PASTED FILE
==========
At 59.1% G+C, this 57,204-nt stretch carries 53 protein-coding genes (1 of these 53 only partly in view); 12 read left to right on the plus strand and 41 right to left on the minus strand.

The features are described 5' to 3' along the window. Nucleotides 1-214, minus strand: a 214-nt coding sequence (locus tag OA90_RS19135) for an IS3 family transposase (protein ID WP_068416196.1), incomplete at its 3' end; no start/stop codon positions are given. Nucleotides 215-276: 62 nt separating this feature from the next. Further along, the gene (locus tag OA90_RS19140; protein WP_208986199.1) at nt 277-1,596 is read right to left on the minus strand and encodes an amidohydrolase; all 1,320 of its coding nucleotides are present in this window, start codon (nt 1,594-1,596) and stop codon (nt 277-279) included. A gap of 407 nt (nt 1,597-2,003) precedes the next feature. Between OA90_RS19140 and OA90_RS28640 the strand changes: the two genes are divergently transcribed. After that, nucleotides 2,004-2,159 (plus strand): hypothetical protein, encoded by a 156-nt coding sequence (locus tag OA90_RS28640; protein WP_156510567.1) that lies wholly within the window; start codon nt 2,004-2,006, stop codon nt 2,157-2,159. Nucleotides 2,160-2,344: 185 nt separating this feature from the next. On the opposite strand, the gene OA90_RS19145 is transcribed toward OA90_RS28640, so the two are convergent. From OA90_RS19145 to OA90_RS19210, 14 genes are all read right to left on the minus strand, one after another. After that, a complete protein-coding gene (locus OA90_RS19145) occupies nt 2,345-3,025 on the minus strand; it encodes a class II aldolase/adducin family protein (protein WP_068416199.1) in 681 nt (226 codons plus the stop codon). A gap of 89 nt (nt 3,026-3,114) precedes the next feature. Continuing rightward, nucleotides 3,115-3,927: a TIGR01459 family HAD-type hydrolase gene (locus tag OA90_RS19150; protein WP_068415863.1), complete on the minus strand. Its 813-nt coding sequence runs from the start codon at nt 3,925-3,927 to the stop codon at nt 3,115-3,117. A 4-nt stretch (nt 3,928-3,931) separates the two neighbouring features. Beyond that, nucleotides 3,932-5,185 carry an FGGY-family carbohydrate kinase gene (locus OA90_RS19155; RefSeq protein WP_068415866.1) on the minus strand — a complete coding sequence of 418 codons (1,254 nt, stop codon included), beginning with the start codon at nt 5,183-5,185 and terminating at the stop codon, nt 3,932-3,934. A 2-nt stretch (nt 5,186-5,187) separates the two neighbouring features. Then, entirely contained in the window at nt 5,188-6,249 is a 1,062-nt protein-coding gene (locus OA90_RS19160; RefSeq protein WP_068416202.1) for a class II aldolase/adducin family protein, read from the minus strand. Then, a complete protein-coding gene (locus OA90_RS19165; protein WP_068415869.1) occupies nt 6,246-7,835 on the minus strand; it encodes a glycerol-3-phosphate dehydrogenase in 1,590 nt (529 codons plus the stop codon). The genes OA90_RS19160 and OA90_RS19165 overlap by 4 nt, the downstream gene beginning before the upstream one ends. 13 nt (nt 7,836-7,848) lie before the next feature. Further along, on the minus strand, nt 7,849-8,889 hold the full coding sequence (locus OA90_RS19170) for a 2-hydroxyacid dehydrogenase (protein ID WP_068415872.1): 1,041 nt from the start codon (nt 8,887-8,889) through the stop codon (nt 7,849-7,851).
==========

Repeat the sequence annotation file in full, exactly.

At 59.1% G+C, this 57,204-nt stretch carries 53 protein-coding genes (1 of these 53 only partly in view); 12 read left to right on the plus strand and 41 right to left on the minus strand.

The features are described 5' to 3' along the window. Nucleotides 1-214, minus strand: a 214-nt coding sequence (locus tag OA90_RS19135) for an IS3 family transposase (protein ID WP_068416196.1), incomplete at its 3' end; no start/stop codon positions are given. Nucleotides 215-276: 62 nt separating this feature from the next. Further along, the gene (locus tag OA90_RS19140; protein WP_208986199.1) at nt 277-1,596 is read right to left on the minus strand and encodes an amidohydrolase; all 1,320 of its coding nucleotides are present in this window, start codon (nt 1,594-1,596) and stop codon (nt 277-279) included. A gap of 407 nt (nt 1,597-2,003) precedes the next feature. Between OA90_RS19140 and OA90_RS28640 the strand changes: the two genes are divergently transcribed. After that, nucleotides 2,004-2,159 (plus strand): hypothetical protein, encoded by a 156-nt coding sequence (locus tag OA90_RS28640; protein WP_156510567.1) that lies wholly within the window; start codon nt 2,004-2,006, stop codon nt 2,157-2,159. Nucleotides 2,160-2,344: 185 nt separating this feature from the next. On the opposite strand, the gene OA90_RS19145 is transcribed toward OA90_RS28640, so the two are convergent. From OA90_RS19145 to OA90_RS19210, 14 genes are all read right to left on the minus strand, one after another. After that, a complete protein-coding gene (locus OA90_RS19145) occupies nt 2,345-3,025 on the minus strand; it encodes a class II aldolase/adducin family protein (protein WP_068416199.1) in 681 nt (226 codons plus the stop codon). A gap of 89 nt (nt 3,026-3,114) precedes the next feature. Continuing rightward, nucleotides 3,115-3,927: a TIGR01459 family HAD-type hydrolase gene (locus tag OA90_RS19150; protein WP_068415863.1), complete on the minus strand. Its 813-nt coding sequence runs from the start codon at nt 3,925-3,927 to the stop codon at nt 3,115-3,117. A 4-nt stretch (nt 3,928-3,931) separates the two neighbouring features. Beyond that, nucleotides 3,932-5,185 carry an FGGY-family carbohydrate kinase gene (locus OA90_RS19155; RefSeq protein WP_068415866.1) on the minus strand — a complete coding sequence of 418 codons (1,254 nt, stop codon included), beginning with the start codon at nt 5,183-5,185 and terminating at the stop codon, nt 3,932-3,934. A 2-nt stretch (nt 5,186-5,187) separates the two neighbouring features. Then, entirely contained in the window at nt 5,188-6,249 is a 1,062-nt protein-coding gene (locus OA90_RS19160; RefSeq protein WP_068416202.1) for a class II aldolase/adducin family protein, read from the minus strand. Then, a complete protein-coding gene (locus OA90_RS19165; protein WP_068415869.1) occupies nt 6,246-7,835 on the minus strand; it encodes a glycerol-3-phosphate dehydrogenase in 1,590 nt (529 codons plus the stop codon). The genes OA90_RS19160 and OA90_RS19165 overlap by 4 nt, the downstream gene beginning before the upstream one ends. 13 nt (nt 7,836-7,848) lie before the next feature. Further along, on the minus strand, nt 7,849-8,889 hold the full coding sequence (locus OA90_RS19170) for a 2-hydroxyacid dehydrogenase (protein ID WP_068415872.1): 1,041 nt from the start codon (nt 8,887-8,889) through the stop codon (nt 7,849-7,851).